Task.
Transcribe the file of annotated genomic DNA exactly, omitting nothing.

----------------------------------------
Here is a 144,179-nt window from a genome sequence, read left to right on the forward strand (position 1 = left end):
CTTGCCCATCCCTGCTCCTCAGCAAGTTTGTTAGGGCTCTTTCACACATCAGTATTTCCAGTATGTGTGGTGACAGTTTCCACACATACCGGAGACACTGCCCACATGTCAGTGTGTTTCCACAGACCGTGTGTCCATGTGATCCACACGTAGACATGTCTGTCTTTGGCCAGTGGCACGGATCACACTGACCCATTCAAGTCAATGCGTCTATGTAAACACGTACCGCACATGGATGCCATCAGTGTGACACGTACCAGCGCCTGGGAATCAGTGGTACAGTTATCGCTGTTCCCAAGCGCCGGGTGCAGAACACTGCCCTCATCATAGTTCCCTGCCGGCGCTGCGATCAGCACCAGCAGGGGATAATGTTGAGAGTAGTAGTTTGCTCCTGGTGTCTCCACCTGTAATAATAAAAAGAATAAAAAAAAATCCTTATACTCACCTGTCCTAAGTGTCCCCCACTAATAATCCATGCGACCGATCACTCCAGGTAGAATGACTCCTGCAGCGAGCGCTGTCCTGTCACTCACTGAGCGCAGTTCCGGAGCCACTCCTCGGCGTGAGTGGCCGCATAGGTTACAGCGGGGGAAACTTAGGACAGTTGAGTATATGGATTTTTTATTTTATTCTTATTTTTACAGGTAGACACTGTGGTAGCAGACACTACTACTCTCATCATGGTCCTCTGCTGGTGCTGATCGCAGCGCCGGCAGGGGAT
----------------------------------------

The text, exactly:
Here is a 144,179-nt window from a genome sequence, read left to right on the forward strand (position 1 = left end):
CTTGCCCATCCCTGCTCCTCAGCAAGTTTGTTAGGGCTCTTTCACACATCAGTATTTCCAGTATGTGTGGTGACAGTTTCCACACATACCGGAGACACTGCCCACATGTCAGTGTGTTTCCACAGACCGTGTGTCCATGTGATCCACACGTAGACATGTCTGTCTTTGGCCAGTGGCACGGATCACACTGACCCATTCAAGTCAATGCGTCTATGTAAACACGTACCGCACATGGATGCCATCAGTGTGACACGTACCAGCGCCTGGGAATCAGTGGTACAGTTATCGCTGTTCCCAAGCGCCGGGTGCAGAACACTGCCCTCATCATAGTTCCCTGCCGGCGCTGCGATCAGCACCAGCAGGGGATAATGTTGAGAGTAGTAGTTTGCTCCTGGTGTCTCCACCTGTAATAATAAAAAGAATAAAAAAAAATCCTTATACTCACCTGTCCTAAGTGTCCCCCACTAATAATCCATGCGACCGATCACTCCAGGTAGAATGACTCCTGCAGCGAGCGCTGTCCTGTCACTCACTGAGCGCAGTTCCGGAGCCACTCCTCGGCGTGAGTGGCCGCATAGGTTACAGCGGGGGAAACTTAGGACAGTTGAGTATATGGATTTTTTATTTTATTCTTATTTTTACAGGTAGACACTGTGGTAGCAGACACTACTACTCTCATCATGGTCCTCTGCTGGTGCTGATCGCAGCGCCGGCAGGGGAT